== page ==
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Sightings: Ghost of Brookdale Lodge

Sylvia Browne knows details about a reputed haunting. Did she have prior knowledge?

Logo for the television show 'Sightings'

Logo for the television show "Sightings"

Background

On November 27, 1994, an episode of the television show "Sightings" was aired, containing a segment titled "Ghost of Brookdale Lodge," in which Sylvia Browne investigates reported ghostly activity.

During the segment, Browne told employees of the lodge about the spirit of a little girl named Sarah, who had shown Browne a reenactment of the little girl's death by drowning. The employees confirmed that a little girl by that name had drowned on the property decades ago, and was rumored to haunt the place.

Impressive? This article examines the story.

The Story

Browne wrote about this "haunting investigation" in her 2003 book Visits From the Afterlife, and assured her readers that she had absolutely no prior knowledge of the ghosts rumored to haunt the Brookdale Lodge.

Starting on page 46 of the hardcover edition of the book, in the chapter titled "Ghosts That I Have Known and Loved," Browne tells the tale.

Here are some excerpts (emphasis mine):

Visits From the Afterlife
Browne's book, 'Visits From the Afterlife'

Browne's book, "Visits From the Afterlife"

The Brookdale Lodge

I was asked by Sightings, a TV show produced by Henry Winkler, to investigate rumors of paranormal activity at the Brookdale Lodge in northern California. At my request, no one told me the specifics of that activity, but I was filled in on the lodge's fairly chaotic history - from what I understood, it had been burned to the ground, abandoned, and sold, bought, remodeled, sold again, and remodeled again.

(...)

And so, with a handful of my staff members in tow armed with cameras and tape recorders for our own documentation, I headed off to the Brookdale Lodge with no clue what to expect.

(...)

I started in the dining room, known as the Brookroom, where many of the strange noises and unexplained sightings by both employees and guests seemed to be centered, and by the time we reached the doorway I had successfully tuned out all the people and equipment around me, and as far as I was concerned, I stepped into the dining room alone.

Postcard of the 'Brookroom' at Brookdale Lodge, circa 1940

Postcard of the "Brookroom" at Brookdale Lodge, circa 1940

No wonder it's called the Brookroom. There's a brook, an actual mountain creek, flowing peacefully right through it, every bit as captivating as it sounds. My sense of being alone quickly vanished when I heard childish laughter and looked to see a little girl, maybe six or seven years old, playfully running beside the creek, a woman I assumed to be her nanny in hot pursuit. Suddenly, to my horror, the child ran too close to the railing of a small footbridge, lost her footing, fell, and very violently hit her head. Aware as I was that I was witnessing a kind of time-warp "instant replay" of an event that had happened many, many years before, the impact was painful to watch.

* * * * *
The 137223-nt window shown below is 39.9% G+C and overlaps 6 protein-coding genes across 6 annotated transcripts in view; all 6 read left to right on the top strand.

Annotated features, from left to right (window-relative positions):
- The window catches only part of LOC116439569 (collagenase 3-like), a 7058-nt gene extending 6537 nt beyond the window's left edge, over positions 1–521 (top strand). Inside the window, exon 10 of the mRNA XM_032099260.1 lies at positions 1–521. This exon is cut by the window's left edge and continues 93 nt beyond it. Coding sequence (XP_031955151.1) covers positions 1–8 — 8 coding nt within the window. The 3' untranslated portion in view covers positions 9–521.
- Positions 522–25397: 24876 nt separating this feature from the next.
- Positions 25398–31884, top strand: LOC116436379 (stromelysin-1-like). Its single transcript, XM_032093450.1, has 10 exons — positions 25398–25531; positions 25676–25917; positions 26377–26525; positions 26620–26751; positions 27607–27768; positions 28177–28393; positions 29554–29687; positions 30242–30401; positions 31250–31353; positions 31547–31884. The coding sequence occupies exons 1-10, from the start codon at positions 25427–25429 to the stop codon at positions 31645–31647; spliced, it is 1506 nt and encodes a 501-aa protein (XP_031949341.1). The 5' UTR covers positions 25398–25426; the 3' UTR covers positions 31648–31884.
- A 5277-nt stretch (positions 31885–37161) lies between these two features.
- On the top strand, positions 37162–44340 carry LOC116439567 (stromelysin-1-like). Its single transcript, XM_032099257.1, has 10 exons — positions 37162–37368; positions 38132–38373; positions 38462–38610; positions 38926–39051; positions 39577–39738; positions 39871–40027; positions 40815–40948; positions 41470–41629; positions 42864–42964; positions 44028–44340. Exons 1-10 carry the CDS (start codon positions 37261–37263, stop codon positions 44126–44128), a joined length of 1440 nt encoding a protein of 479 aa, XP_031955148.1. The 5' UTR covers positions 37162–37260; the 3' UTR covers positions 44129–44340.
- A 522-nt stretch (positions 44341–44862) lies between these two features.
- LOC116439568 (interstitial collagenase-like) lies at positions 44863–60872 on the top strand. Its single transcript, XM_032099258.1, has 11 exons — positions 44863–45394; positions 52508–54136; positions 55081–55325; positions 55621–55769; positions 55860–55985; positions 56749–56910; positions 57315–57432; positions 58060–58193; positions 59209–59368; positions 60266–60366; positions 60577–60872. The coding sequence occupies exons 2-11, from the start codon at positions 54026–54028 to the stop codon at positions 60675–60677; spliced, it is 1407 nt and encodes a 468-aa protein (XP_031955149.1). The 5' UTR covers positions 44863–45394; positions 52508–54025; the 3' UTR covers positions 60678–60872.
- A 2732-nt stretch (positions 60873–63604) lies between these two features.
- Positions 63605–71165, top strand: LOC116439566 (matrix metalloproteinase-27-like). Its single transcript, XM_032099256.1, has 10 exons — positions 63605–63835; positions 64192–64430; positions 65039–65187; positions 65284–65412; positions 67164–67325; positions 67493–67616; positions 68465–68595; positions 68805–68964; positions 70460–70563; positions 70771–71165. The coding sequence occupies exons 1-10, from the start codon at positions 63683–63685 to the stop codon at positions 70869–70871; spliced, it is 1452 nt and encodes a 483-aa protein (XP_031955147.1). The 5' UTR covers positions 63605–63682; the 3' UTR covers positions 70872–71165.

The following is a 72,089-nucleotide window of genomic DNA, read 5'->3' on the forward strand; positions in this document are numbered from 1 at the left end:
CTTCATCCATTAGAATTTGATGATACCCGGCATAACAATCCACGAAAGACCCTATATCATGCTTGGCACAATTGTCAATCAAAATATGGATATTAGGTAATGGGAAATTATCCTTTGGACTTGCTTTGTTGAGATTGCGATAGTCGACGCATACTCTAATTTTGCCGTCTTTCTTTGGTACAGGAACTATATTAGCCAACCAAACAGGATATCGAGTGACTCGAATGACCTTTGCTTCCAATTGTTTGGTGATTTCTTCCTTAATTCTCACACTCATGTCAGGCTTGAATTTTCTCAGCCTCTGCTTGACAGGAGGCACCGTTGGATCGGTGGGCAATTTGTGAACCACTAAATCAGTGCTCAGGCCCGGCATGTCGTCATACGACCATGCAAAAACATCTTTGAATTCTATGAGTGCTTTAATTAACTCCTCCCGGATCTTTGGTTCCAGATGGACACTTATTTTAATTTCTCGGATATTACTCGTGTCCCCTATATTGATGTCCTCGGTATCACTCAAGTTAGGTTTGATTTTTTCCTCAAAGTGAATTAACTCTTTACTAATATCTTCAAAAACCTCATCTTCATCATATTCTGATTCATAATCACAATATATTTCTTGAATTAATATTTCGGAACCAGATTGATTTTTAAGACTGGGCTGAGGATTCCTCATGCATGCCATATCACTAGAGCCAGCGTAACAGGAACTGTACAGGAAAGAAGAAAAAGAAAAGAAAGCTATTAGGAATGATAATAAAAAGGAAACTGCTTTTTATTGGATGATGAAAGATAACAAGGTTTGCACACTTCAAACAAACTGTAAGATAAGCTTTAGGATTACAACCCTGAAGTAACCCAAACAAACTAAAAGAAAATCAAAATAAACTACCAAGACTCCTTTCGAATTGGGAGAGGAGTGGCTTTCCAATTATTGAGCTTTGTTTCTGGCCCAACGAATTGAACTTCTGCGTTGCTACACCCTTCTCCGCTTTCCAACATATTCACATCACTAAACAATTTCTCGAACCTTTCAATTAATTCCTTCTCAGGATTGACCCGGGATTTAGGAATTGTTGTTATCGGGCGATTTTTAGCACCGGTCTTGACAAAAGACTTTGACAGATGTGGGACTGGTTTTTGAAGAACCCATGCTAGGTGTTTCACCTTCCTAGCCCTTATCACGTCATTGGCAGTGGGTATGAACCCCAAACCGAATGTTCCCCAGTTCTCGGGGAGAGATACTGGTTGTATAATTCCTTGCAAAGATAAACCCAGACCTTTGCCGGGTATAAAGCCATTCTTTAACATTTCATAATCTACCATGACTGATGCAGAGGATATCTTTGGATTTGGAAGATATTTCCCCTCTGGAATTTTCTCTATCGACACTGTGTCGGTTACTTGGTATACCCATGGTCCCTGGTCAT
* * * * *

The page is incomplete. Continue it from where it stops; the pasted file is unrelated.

I glanced behind me just long enough to realize that no one but I could see this child and her nanny, and by the time I turned around again the little girl was standing in front of me.

"Are you all right?" I asked her.

She nodded.

She was far from all right. I knew she had actually just reexperienced the sequence of events that killed her. But before I could explain to her that she was dead and help her go Home, she happily announced, "I'm Sarah, and that's my nanny, Maria" she pointed back toward the creek, to the woman I could no longer see. And with that, she let out a playful giggle and ran away, quickly disappearing among the dining room tables and chairs.

I asked the lodge employees if anyone had ever heard of a little girl named Sarah. Several of them exchanged looks before one of them volunteered that sometime around 1950, a six-year-old child named Sarah Logan, who was the lodge owner's niece, drowned in the dining-room creek.

Note that Browne states "at my request, no one told me the specifics of that [paranormal] activity" and "I headed off to Brookdale with no clue what to expect."

Are those true statements? If so, it would make her seeing both Sarah and the circumstances behind Sarah's death, very interesting.

So the question is, did Browne have prior knowledge of the lodge, and of "Sarah?"

San Jose Mercury News
Article in the archives of the San Jose Mercury News

Article in the archives of the San Jose Mercury News

One reason to believe Browne had prior knowledge is documented in an article printed in the San Jose Mercury News almost four years prior to the airing of the "Sightings" episode.

The article is excerpted here (emphasis mine):

January 4, 1991

DISLODGING THE GHOSTS? EERIE EVENTS AT HOTEL RATTLE OWNERS, LEAD TO 'EXORCISM'

Author: PAUL ROGERS, Mercury News Staff Writer

Edition: Morning Final
Section: Front

Page: 1A

A no-nonsense San Francisco cop and his family are learning what locals in the Santa Cruz Mountains have known for years: Ask for spirits in the Brookdale Lodge and you might get more than a shot of whiskey.